Season of Miracles, Despite Dementia

As the snow banks retreat and the first nibs of grass appear, it’s easy to see why this time of year is revered as a season of miracles. When ancient people observed their first celebrations of Easter and Passover, the changing world must have seemed remarkable indeed. The spinning of the globe was not fully understood; the world’s position in the grand universe was still a mystery.

Between the Pond and the Woods

Rare and Elusive Easter Bears

Life must seem just as magical to someone with advanced dementia. Once the symptoms get to a certain point, a person has no real control over what happens to them in the course of a day. Physical and cognitive limitations keep them from exercising free will. Yet, in most cases, their needs are met. Hunger rises and then food arrives. Someone helps them get nourishment. Teeth are grimy and a mysterious hand brushes them. Clean clothes appear; dirty ones get washed.

There’s no joy in being helpless. But there must be tremendous amazement at how this process of life continues to take place, despite so many obstacles. My mother is so delightfully happy when the sweet icing of coconut cake crosses her tongue. She is so grateful when we dress her in a favorite soft shirt or tame the cowlick in her hair.

Making it through the winter was a struggle for both of us. Hoisting bags of coal and dragging ash cans. Shoveling snow and hacking ice from the walkways. My mother got treatment for the wound that sidelined her from walking. Now, as the geese return and the robins make an appearance, it does seem like the world still offers small miracles if you’re really paying attention. Mom had some kind of Renaissance that is allowing her to witness another spring. I don’t know what tomorrow will be like. But today is a beautiful example of why it’s not wrong to be hopeful, even in bleak times. No more coal, no more snow. Just a couple of Easter eggs and a sweet sense of relief. May each one of you find a moment to sense it, too. Peace be with you all.

Caregiver Toolbox: Patience

Winter took another swipe at our happiness this week. Instead of counting robins on the first day of spring, I was shoveling snow. There were many traffic accidents near our home, and not for lack of preparation. Drivers have simply run out of patience. If you’re a caregiver, you know that’s a big mistake.

Between the Pond and the Woods

Everything about dementia forces you to learn patience — panic attacks, toileting, repetitious chatter. Adding patience to your toolbox really enhances your ability to provide care. The first time I took care of my mom — in the early stage of the disease — I was a total failure in the patience department. I was often frustrated by Mom’s slowness or her repetitive behaviors. My lifestyle was built on speed, not steadiness, and I found it hard to slow down.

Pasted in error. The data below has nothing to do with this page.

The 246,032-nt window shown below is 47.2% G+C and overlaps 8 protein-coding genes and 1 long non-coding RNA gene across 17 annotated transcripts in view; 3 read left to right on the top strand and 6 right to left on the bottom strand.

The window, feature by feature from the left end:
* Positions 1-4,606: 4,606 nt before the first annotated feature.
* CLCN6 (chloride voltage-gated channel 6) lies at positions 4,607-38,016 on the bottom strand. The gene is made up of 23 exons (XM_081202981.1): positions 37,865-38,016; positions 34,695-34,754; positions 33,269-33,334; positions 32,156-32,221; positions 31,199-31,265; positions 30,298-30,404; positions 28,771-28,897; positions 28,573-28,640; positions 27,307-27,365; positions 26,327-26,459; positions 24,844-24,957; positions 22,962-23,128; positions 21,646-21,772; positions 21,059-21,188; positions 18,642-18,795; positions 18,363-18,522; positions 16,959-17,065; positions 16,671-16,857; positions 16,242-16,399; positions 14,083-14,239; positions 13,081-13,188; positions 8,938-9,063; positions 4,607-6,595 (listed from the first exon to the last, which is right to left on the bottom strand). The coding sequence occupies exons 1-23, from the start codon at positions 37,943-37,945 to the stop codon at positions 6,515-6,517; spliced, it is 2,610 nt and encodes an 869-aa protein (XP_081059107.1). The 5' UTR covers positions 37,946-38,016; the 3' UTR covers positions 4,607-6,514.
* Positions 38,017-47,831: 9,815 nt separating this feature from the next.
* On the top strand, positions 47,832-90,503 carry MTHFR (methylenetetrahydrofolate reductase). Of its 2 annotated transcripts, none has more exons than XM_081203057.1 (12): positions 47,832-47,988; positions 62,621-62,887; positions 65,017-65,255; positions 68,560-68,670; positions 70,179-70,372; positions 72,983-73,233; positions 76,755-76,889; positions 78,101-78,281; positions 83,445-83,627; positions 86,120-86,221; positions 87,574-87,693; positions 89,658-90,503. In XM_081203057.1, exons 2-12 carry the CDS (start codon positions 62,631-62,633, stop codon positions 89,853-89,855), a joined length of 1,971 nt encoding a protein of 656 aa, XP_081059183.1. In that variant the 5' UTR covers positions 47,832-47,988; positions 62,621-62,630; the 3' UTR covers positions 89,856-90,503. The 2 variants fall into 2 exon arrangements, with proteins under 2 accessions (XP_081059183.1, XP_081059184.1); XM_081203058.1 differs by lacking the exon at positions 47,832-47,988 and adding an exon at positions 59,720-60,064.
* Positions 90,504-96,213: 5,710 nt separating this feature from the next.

At this stage of caregiving, I feel like the disease has re-shaped my attitude toward almost all of my mother’s behaviors. I used to cringe and wring my hands when she would grind her teeth (is anything more annoying?) But this morning, I stood beside her and massaged her shoulders and jaws until I could get her to relax, rest and stop. She hasn’t changed, something inside me is different. Meditation helps a lot. Opening your heart helps even more.

There have been many occasions over the past few weeks, when snowstorms kept family members and aides away from our house. That put on me duty for feeding my mom, which takes a very long time. This often forced me to shave my work hours. At first I felt so frustrated I wanted to shout. Somewhere in the process, I realized that the day will come when she isn’t here to share meals with me. I decided that I had to find the patience to feel the contentment that comes with feeding someone you love. It’s a decision that helped me do better by mom — and get more meaning from the caregiver experience.

Which aspects of care are the most frustrating for you? Which dementia behaviors force you to find the extra helping of patience that seems beyond your grasp? If you can identify the things that are most trying, you will also discover new opportunities learn from the disease and add something else to your toolbox. These challenges are not fun. But I do believe they make us stronger.